Illinois Governor Proposes a 'Fair Tax'

But it wouldn't be fair to small businesses


Illinois Gov. J.B. Pritzker has unveiled his graduated state income tax plan, which would raise taxes on those making more than $250,000 a year. Right now, the Illinois Constitution says everyone pays a 4.95 percent state income tax no matter what they earn.

The Democratic governor calls his plan a "fair tax," on the grounds that a billionaire like himself should not pay the same amount as someone who only makes $100,000 or $30,000. But what makes a tax fair?

Chicago Tribune

As this graphic from the Chicago Tribune shows, the bulk of small business owners make up the $250,001 to $500,000 bracket. A raise in taxes will stunt growth in a state that's already bleeding population and jobs. Those small business owners will have to send more money to the government instead of reinvesting into their companies. Last year, surveys from two moving companies, North American Moving Services and United Van Lines National Movers, ranked Illinois as the top state that companies want to leave. Deron Lichte, president of Food Warming Equipment, told U.S. News & World Report that he had "no regrets about the move" to Tennessee.

Due to the high taxes, Illinois lost major corporations like General Mills, Mondelez International, and Butterball in the last five years. Even those with small businesses have left Illinois. Shane Beard owned two FastSigns franchises, but he became "fed up with the increasing tax burden and the unstable political climate." Beard and his wife relocated to San Diego, California, where he purchased another FastSigns franchise.

The conservative think tank Illinois Policy looked at other states that replaced their high taxes with a fixed income rate, similar to what Illinois has now, and found prosperity. North Carolina did this six years ago. State Rep. Ken Waddell found the fixed income rate "made the state more attractive" and described it as "a talent draw."

The fixed income rate in North Carolina caused their "lagging" economic growth to surge "past the national average." It helped double the state's annual wage growth, which also went above the national average.

Pritzker's plan includes more than just his "fair tax." He also wants new taxes on marijuana, sports betting, insurance companies, and plastic bags, and he wants to raise taxes on cigarettes and e-cigarettes. Yet his plan comes nowhere near to what the state needs in order to close its budget gap, which stands at $3.4 billion. According to Illinois Policy's research, at the most the proposal will raise $2.4 billion.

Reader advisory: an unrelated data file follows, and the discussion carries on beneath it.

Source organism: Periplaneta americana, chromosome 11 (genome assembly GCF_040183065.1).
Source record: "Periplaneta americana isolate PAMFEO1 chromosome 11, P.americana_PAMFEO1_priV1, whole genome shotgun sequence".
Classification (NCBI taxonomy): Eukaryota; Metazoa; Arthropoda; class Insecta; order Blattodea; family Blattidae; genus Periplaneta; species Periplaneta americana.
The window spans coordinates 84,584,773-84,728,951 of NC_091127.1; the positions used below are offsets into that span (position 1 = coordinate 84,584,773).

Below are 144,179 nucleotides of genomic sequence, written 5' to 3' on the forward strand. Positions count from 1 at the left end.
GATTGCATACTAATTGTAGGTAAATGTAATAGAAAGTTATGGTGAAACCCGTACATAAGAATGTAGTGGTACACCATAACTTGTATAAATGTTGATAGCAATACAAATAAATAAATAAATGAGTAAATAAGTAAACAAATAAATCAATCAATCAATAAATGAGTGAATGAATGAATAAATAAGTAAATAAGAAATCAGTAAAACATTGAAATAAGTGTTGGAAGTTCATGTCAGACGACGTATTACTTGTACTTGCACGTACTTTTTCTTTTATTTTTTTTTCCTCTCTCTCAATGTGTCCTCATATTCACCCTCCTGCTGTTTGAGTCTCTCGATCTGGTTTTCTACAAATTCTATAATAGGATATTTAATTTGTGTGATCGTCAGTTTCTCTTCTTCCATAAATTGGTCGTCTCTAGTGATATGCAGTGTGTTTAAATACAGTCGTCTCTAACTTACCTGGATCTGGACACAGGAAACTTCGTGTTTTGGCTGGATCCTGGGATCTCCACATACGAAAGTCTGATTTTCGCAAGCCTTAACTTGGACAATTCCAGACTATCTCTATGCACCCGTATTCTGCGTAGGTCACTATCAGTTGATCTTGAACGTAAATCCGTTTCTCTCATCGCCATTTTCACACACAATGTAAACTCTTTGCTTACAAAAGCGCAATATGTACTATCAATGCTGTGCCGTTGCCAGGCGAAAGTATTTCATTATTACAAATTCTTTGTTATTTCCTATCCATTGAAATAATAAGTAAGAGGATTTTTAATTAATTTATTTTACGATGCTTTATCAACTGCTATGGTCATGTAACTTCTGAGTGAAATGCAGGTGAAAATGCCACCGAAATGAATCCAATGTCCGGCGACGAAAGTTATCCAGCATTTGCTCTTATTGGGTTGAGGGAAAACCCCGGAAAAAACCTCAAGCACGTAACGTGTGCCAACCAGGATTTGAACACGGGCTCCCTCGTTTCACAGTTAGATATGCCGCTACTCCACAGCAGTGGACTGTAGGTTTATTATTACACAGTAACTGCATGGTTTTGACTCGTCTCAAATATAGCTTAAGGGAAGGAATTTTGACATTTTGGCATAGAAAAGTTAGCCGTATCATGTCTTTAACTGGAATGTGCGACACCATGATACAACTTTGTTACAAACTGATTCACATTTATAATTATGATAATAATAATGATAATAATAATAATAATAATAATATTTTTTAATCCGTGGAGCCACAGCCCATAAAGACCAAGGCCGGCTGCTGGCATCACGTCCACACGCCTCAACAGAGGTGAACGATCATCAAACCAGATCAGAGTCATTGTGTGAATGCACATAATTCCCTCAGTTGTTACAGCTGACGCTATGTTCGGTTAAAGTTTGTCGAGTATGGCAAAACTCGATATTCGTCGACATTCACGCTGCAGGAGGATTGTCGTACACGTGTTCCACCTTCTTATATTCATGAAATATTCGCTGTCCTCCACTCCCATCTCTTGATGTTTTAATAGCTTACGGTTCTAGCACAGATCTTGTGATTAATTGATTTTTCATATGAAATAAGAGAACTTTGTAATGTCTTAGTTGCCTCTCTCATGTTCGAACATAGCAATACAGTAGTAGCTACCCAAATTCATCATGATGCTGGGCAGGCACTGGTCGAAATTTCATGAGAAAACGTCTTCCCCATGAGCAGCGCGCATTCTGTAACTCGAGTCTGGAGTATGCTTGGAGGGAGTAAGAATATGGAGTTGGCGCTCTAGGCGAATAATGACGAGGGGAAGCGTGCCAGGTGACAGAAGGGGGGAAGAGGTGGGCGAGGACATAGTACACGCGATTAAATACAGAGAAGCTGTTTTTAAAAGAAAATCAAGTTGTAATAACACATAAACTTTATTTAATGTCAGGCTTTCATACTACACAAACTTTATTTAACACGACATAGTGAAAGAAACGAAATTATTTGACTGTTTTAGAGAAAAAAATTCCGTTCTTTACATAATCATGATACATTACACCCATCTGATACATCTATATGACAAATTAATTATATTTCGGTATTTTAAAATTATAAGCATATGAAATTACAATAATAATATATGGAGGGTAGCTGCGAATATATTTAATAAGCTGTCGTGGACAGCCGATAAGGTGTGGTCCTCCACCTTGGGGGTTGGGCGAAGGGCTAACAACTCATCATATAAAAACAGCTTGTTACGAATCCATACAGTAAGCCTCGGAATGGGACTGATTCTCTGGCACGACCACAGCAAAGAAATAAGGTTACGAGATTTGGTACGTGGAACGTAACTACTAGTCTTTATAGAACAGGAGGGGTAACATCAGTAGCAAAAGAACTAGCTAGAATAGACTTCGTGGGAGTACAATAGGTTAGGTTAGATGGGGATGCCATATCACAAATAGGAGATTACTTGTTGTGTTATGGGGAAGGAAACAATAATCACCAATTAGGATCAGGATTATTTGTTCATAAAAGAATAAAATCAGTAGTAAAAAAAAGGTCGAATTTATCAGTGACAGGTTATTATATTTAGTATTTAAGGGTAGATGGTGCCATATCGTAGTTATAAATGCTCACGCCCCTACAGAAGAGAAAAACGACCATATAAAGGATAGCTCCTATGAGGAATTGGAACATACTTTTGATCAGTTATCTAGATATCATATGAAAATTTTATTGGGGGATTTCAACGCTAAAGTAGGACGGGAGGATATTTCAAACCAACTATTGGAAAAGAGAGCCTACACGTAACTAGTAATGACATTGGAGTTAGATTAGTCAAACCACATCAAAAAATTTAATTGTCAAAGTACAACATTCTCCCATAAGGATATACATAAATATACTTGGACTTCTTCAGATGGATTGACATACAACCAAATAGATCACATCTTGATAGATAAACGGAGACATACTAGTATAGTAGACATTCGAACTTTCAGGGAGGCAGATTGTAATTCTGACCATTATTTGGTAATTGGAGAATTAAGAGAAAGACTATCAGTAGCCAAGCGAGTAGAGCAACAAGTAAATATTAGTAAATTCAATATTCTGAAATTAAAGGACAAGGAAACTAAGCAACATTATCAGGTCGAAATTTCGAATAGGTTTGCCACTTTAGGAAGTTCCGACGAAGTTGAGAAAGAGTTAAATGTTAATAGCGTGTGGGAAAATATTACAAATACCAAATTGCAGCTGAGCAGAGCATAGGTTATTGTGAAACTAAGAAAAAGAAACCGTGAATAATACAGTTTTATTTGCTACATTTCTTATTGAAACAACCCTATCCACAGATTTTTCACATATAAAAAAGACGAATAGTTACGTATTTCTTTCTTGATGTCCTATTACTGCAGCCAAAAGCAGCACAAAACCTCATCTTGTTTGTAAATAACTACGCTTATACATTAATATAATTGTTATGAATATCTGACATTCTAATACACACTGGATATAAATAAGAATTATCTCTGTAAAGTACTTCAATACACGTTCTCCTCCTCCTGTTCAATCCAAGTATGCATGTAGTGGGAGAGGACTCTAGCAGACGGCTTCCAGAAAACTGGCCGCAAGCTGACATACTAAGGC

The group also found that in order to cover the $3.4 billion hole, the state would most likely have to raise taxes in all brackets.

Illinois Policy

Pritzker's plan can't take effect for a while, since it requires an amendment to the state's Constitution. Each chamber must approve the change by three-fifths. The vote then goes to the people. It can't appear on the ballot any earlier than November 2020.

Pritzker points to neighboring states Wisconsin and Iowa, which have higher state income taxes, to prove his plan will work. He said in his budget address that he believes the state "can accomplish [a progressive income tax] with a more competitive rate structure than Wisconsin or Iowa." He left out this important detail: Those states have balanced budgets.

Illinois spends, spends, spends. The state owes $8.5 billion in unpaid bills and $134 billion in unfunded pensions, along with the $3.2 billion budget deficit. Even if Pritzker closes the budget deficit, how will the state pay off the rest of its debt? How will the state handle new spending? Illinois needs $19 billion more to cover new spending in Pritzker's budget, which includes "funding a capital plan, investing in K-12 and higher education and pursuing projects in his 2020 budget."

Illinois cannot spend its way into prosperity. The government has to roll back its spending, balance its budget, and reduce taxes in order to keep businesses in the state.

*CORRECTION: An earlier version of this article mischarachterized Illinois Policy.